Yep, I'm sure doing 108 Sun Salutations is going to require physical fitness, a high energy level from a great night of sleep and eating really well and a lot of pure guts and uumph in the endurance category. But, I'm already thinking of the strength that is going to be required on another level. There is no way to make it through 108 repetitions of a sequence without a solid mind. I just don't see how this is possible without tapping into my spiritual well. Keep my mind free from the mind clutter - yogash chitta vritti narodha. Yoga is the cessation of the fluctuations of the mind. My mind already intends to fluctuate.

I've been in classes where the instructor has led us through far too many (see, I already have an issue with too many!!) Sun Salutations for a typical Power Yoga class. I've done probably 30 - 45 mins of Sun Salutations. My mind is what catches me up every time. My mind is mostly silenced in a class with changing sequences and postures I can't yet get into. I have to focus on breathe and movement and let my mind still just to stay balanced in the posture.

It is the holding and repetitive asanas that make my mind wander further. Tadasana. Utkatasana. What am I going to make for dinner? Did I send that last document at work? I wonder what my husband is up to...did he clean the dishes like I asked? Then comes the deeper stuff. What am I DOING?! Why am I doing this? This is boring. This makes my joints sore. I keep getting sweat in my eyes. I'm slipping on my mat. I'm losing my breath. Why am I doing this? What am I achieving? And finally...what is my purpose?! What am I supposed to be doing with my life? How does this all fit in?

Oh yeah. Personally, I fully anticipate getting to that deep of questioning by the end of 2 hours of Sun Salutations. The dark nitty gritty mind wandering that happens with repetitive motion or stillness. I'm excited for the challenge. For the depth. For opening my practice to something new and intimidating for me. I am learning to silence my mind, I'm learning how to flow through gracefully and with peace and my muscles are learning to stay strong and yet take REST when needed.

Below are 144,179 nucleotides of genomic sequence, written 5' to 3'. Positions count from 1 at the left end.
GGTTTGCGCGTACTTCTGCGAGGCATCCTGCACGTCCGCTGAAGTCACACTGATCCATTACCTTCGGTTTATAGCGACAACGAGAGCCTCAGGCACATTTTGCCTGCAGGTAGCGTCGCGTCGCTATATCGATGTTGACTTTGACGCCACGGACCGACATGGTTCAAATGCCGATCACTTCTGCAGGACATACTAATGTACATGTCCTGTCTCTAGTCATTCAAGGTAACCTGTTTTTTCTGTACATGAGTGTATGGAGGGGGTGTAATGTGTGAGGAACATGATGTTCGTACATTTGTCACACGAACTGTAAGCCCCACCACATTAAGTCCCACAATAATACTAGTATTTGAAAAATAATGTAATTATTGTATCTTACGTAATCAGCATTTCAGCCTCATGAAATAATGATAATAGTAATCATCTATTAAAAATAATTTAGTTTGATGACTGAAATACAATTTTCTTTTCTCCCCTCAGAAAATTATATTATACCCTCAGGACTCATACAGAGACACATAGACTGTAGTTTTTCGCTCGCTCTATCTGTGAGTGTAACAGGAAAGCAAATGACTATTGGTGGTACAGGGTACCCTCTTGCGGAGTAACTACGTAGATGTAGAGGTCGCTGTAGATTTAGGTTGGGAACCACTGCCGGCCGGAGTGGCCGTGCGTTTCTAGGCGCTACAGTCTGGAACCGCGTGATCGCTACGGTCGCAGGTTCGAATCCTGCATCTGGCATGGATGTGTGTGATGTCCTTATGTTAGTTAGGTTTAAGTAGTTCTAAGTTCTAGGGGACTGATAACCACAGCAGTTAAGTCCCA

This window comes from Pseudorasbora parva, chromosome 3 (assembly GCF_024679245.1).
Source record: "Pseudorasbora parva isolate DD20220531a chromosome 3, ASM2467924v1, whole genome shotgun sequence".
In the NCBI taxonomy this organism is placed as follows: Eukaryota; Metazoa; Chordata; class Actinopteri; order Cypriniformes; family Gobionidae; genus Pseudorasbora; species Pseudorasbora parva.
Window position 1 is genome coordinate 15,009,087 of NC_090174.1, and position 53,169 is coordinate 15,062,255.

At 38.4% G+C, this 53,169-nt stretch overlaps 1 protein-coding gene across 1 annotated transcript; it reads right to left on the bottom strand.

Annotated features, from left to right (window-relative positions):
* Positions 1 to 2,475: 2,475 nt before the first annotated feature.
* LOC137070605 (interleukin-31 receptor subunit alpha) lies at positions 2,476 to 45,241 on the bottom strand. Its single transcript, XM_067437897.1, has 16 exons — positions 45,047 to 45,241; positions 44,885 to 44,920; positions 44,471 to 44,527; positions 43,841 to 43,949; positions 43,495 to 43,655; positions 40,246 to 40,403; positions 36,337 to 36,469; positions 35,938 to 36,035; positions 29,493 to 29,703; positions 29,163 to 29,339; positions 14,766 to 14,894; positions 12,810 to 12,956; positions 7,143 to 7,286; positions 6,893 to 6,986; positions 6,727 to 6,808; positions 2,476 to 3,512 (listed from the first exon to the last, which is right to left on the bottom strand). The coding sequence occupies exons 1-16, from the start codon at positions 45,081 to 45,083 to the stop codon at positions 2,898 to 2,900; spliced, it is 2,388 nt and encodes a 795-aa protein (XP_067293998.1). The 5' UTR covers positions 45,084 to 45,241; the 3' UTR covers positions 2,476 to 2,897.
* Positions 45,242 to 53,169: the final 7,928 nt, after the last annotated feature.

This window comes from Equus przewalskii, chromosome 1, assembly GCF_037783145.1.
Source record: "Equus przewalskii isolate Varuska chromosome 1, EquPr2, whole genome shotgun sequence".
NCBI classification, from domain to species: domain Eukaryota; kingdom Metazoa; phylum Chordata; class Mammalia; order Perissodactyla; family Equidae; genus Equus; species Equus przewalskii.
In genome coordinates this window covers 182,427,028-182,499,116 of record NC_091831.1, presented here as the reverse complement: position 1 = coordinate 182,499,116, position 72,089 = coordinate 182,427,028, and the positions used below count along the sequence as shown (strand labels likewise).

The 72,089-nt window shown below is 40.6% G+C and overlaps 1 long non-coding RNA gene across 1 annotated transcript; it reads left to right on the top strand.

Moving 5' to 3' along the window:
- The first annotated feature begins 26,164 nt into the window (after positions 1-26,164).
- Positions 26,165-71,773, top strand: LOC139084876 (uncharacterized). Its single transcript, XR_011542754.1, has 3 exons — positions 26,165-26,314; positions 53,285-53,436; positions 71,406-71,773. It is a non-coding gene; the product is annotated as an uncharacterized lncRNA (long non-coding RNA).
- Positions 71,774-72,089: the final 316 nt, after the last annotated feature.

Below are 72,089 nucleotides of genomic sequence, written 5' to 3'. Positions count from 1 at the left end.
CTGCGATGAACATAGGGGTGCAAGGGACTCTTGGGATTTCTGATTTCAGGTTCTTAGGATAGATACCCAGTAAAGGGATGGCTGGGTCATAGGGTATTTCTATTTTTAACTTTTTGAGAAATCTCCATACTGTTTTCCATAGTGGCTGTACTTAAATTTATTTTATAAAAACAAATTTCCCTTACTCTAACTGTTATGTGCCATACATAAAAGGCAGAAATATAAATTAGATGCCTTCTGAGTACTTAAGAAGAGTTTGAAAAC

I'm grateful to be surrounded by the beautiful community at Just B Yoga as we go on this 2 hour journey. Thank you to Belinda for putting on this great event! Tuesday, June 21 - 6-8pm. Bring it on. Try something new.

Tuesday, May 24, 2011

Grilled Spring Salad

I've been neglecting my writing. Ready - go.

We live in an apartment complex. They have a rule of "no grills". Living in Michigan...in the Spring/Summer...not using a grill is sacriledge. I'm trying to get by with my George Foreman but it is not the same. Not even close. I miss the smell of charcoal and trying to grill everything you possibly can before the coals fade (even pineapple!). Some nights after work and exercise, I just want a light dinner and relaxation. This is hard to obtain when you're the one responsible for dinner! Enter the modified dinner salad. Similar to chicken salad but grilled and sans major protein. Bonus points for being cheap! (PS - I added a hard boiled egg for lunch the next day).

Plug in the good ole George Foreman! While it is heating, chop up a head of romaine lettuce. Stick it in a big bowl. Cut some bell peppers into strips. Take a few whole portobella mushroom caps, wash, and drizzle with balsamic vinegar and olive oil. Place protobellas and peppers onto grill and cook in batches. Chop up a few sundried tomatoes in olive oil and add to salad in bowl. Chop up the cooked portobella mushrooms and add to bowl. Add cooked pepper strips to bowl. Crumble a handful (generous handful...!!) of blue cheese or Gorgonzola cheese over the salad.

Toss to combine. Devour. Smile.


Sunday, May 15, 2011

Yoga is Scary: Fear of the Studio

A yoga studio has a sole purpose: yoga classes. There is no browsing like in a coffee shop or a bookstore. I can't just go into a yoga studio and check out the class, look disinterested and then go home. Going to a yoga studio meant intention. Intent to take a yoga class. It took a huge leap of faith to get myself to my first yoga class in Lansing. I was scared. What if they were all really stretchy and flexible and buff and here's me...someone who has been going to the gym for 2 years but has never been athletic and never did a real sport in her life. Would I fit in? Could I really "do yoga"?